I think we have two forces operating. Some of private label’s growth came because of a weak economy, with shoppers looking for budget relief. At the same time, we saw the upgrading of a lot of private label “brands,” whether it was a real upgrade or a marketing-based upgrade. As the economy improves, that force for growth will diminish, but it in no way means growth can’t continue with marketing-driven improvements.

Gene Detroyer
Guest
9 years 5 months ago

This one is simple. Retailers who treat their private label as “brands” will grow in excess of the brands. Those who treat their private label as a price proposition will be open to the swings of the economy.

There is clearly deterioration with the coming generation in the dedication to the historical CPG branding. The vulnerability is tremendous. Those retailers who offer great PL products will succeed with their programs.

Jay Forbes
Guest
Jay Forbes
9 years 5 months ago
Expanding. I think Europe still remains the measuring point for how far PL can grow as a percent of sales, and in which categories. While there might not be an exact correlation, there seems to be validity to what is attainable in many departments and sub-categories. The economy certainly favors the proliferation of value shopping and continued experimentation with store brands. If quality is kept high and the customer experience is a positive one, those products will continue to be purchased even if the economy were to improve. A parallel situation took place in the 70s when consumers began to shop discounters and found real value vs department store pricing. As the economy rebounded, most of these shoppers remained loyal customers of chains such as Kmart and Walmart and rather than hiding the fact that they shopped these stores, began to brag to their neighbors about the great values they were getting. Finally, the national brand ad spend and support dollars will continue to sustain the leading products by creating customer demand and guaranteeing their… Read more »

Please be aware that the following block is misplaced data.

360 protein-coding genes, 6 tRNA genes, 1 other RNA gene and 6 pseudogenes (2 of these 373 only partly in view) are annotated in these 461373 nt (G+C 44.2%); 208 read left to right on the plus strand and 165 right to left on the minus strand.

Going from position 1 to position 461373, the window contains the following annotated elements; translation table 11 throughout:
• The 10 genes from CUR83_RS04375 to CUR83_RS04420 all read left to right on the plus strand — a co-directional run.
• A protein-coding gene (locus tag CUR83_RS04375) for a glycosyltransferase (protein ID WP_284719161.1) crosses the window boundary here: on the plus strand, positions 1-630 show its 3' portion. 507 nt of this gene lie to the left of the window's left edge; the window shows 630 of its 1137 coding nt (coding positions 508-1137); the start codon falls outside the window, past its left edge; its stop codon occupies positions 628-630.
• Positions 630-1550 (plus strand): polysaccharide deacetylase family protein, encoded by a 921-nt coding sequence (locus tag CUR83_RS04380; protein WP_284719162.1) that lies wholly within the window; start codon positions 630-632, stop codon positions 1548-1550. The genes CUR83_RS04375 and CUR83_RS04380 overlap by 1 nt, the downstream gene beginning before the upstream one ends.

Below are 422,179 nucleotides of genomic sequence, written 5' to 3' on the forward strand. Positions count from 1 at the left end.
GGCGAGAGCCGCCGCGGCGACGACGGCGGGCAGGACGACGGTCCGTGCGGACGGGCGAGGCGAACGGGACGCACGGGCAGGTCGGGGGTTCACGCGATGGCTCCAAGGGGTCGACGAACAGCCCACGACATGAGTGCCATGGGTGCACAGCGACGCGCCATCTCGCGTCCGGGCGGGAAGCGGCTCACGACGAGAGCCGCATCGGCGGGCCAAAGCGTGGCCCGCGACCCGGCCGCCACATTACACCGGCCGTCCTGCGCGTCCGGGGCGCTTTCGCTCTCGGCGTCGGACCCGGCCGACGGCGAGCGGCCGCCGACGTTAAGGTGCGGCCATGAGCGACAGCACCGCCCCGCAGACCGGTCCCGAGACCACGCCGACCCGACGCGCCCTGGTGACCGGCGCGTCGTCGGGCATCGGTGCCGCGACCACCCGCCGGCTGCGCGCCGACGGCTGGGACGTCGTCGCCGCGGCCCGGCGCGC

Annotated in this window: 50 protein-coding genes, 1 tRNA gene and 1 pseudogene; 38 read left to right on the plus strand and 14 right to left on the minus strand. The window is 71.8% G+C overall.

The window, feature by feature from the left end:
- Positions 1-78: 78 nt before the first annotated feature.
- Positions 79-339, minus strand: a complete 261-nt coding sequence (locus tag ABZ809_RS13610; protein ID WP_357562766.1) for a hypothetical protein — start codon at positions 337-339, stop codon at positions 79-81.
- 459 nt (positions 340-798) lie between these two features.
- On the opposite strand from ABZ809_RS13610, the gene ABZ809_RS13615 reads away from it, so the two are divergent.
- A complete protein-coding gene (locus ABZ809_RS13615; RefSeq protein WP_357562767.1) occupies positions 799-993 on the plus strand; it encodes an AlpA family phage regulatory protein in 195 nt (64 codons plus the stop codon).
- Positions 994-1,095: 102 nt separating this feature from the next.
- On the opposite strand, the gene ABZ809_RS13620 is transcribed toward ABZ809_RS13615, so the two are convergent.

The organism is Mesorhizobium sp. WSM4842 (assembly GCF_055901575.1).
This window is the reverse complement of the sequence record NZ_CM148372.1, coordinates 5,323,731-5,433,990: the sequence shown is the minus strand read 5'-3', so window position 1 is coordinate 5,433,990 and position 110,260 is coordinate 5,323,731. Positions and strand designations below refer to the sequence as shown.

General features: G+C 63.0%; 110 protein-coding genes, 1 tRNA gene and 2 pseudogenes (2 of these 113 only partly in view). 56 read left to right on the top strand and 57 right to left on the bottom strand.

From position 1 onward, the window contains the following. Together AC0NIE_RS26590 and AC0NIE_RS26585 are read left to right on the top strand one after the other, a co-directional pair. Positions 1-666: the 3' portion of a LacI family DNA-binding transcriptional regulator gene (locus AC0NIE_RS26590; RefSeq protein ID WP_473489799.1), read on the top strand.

Lee Peterson
Guest
9 years 5 months ago

The battle for grocery store space between private label and mega-brand is THE retail battle of the next decade (that and online vs in-store). It will fluctuate as each responds to the others’ tactics.

Having said that, if the mega-brands finally decide to open their own stores, the battle will be much more interesting and fun than any of us could imagine. But you know, that ‘operations’ piece is pretty daunting. Perhaps mega-brands at retail will be the following decade, after they lose 50% of their selling space at retail.

Bill Hanifin
Guest
9 years 5 months ago

Private label brands may suffer if national brands step up marketing, but grocers have one distinct advantage which is their in-store marketing. There are many ways to promote private label brands in-store which are less expensive than media buys and direct marketing. Loyalty programs are one communication channel that can be leveraged as well.

A good example is Loblaws in Canada. Through consistent promotion of their private label brands, they have built President’s Choice into a formidable brand that is almost synonymous, better yet — more powerful, than the Loblaws brand itself.

There are lessons to be taken away from our friends in Canada.

M. Jericho Banks PhD
Guest
M. Jericho Banks PhD
9 years 5 months ago
Those who know me know that PL is one of my favorite RW topics. I grew up in the 50s and 60s when TV enjoyed its introduction into most of the homes in the U.S., and brand advertisers used the new medium to gain dominance over store brands. A&P’s fortunes, for instance, began their decline at the same time because they built their business on Ann Page and other store brands they manufactured at their Horseheads, NY, mega-facility. Then, the early 80s recession boosted store brands with the advent of generics. The demand was incredible, to the point where manufacturers ran out of the lower grades of raw products and had to substitute “fancy” and “extra fancy” grades in their place. All of a sudden, shoppers raised on national brands saw that some generics, i.e., “store brands,” were as good. Generics sold like crazy and occupied significant shelf space that was taken from national brands. And they were very profitable. This wasn’t lost on supermarket chains who, as the recession waned along with the demand… Read more »